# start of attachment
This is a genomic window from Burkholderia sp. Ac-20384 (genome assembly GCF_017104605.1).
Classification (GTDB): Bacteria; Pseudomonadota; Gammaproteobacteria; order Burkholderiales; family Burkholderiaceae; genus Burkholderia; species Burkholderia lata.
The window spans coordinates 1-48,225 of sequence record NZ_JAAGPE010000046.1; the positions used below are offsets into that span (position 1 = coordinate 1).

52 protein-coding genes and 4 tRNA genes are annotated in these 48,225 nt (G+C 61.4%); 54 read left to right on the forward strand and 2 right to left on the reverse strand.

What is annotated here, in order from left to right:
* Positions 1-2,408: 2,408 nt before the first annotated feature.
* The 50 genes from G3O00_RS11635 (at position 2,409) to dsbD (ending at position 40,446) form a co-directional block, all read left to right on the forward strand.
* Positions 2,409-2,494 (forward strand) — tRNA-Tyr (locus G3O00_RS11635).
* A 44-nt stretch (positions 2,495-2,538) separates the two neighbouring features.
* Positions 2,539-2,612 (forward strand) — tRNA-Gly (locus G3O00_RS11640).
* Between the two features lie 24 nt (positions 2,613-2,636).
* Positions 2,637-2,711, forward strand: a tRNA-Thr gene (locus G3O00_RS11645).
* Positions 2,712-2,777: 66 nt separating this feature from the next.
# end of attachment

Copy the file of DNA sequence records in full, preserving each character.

This is a genomic window from Burkholderia sp. Ac-20384 (genome assembly GCF_017104605.1).
Classification (GTDB): Bacteria; Pseudomonadota; Gammaproteobacteria; order Burkholderiales; family Burkholderiaceae; genus Burkholderia; species Burkholderia lata.
The window spans coordinates 1-48,225 of sequence record NZ_JAAGPE010000046.1; the positions used below are offsets into that span (position 1 = coordinate 1).

52 protein-coding genes and 4 tRNA genes are annotated in these 48,225 nt (G+C 61.4%); 54 read left to right on the forward strand and 2 right to left on the reverse strand.

What is annotated here, in order from left to right:
* Positions 1-2,408: 2,408 nt before the first annotated feature.
* The 50 genes from G3O00_RS11635 (at position 2,409) to dsbD (ending at position 40,446) form a co-directional block, all read left to right on the forward strand.
* Positions 2,409-2,494 (forward strand) — tRNA-Tyr (locus G3O00_RS11635).
* A 44-nt stretch (positions 2,495-2,538) separates the two neighbouring features.
* Positions 2,539-2,612 (forward strand) — tRNA-Gly (locus G3O00_RS11640).
* Between the two features lie 24 nt (positions 2,613-2,636).
* Positions 2,637-2,711, forward strand: a tRNA-Thr gene (locus G3O00_RS11645).
* Positions 2,712-2,777: 66 nt separating this feature from the next.